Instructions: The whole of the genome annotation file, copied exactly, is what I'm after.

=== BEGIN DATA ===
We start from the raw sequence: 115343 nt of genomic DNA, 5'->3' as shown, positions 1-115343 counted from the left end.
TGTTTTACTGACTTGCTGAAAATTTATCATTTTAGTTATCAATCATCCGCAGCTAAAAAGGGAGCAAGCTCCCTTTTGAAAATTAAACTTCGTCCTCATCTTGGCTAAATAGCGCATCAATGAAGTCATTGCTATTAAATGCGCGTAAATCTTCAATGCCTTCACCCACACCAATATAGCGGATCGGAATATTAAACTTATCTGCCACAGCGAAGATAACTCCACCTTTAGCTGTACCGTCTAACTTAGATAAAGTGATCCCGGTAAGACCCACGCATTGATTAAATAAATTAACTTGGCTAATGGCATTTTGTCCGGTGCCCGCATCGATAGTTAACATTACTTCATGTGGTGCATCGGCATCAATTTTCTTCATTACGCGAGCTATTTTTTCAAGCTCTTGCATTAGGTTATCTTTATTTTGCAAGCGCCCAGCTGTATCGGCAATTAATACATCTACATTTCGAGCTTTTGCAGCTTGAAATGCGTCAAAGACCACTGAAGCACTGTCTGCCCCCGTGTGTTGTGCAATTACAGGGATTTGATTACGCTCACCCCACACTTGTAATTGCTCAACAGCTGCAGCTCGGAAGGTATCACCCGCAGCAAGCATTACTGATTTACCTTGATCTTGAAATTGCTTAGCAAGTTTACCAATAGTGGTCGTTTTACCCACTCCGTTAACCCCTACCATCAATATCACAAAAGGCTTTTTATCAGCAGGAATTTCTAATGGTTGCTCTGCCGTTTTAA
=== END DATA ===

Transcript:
We start from the raw sequence: 115343 nt of genomic DNA, 5'->3' as shown, positions 1-115343 counted from the left end.
TGTTTTACTGACTTGCTGAAAATTTATCATTTTAGTTATCAATCATCCGCAGCTAAAAAGGGAGCAAGCTCCCTTTTGAAAATTAAACTTCGTCCTCATCTTGGCTAAATAGCGCATCAATGAAGTCATTGCTATTAAATGCGCGTAAATCTTCAATGCCTTCACCCACACCAATATAGCGGATCGGAATATTAAACTTATCTGCCACAGCGAAGATAACTCCACCTTTAGCTGTACCGTCTAACTTAGATAAAGTGATCCCGGTAAGACCCACGCATTGATTAAATAAATTAACTTGGCTAATGGCATTTTGTCCGGTGCCCGCATCGATAGTTAACATTACTTCATGTGGTGCATCGGCATCAATTTTCTTCATTACGCGAGCTATTTTTTCAAGCTCTTGCATTAGGTTATCTTTATTTTGCAAGCGCCCAGCTGTATCGGCAATTAATACATCTACATTTCGAGCTTTTGCAGCTTGAAATGCGTCAAAGACCACTGAAGCACTGTCTGCCCCCGTGTGTTGTGCAATTACAGGGATTTGATTACGCTCACCCCACACTTGTAATTGCTCAACAGCTGCAGCTCGGAAGGTATCACCCGCAGCAAGCATTACTGATTTACCTTGATCTTGAAATTGCTTAGCAAGTTTACCAATAGTGGTCGTTTTACCCACTCCGTTAACCCCTACCATCAATATCACAAAAGGCTTTTTATCAGCAGGAATTTCTAATGGTTGCTCTGCCGTTTTAA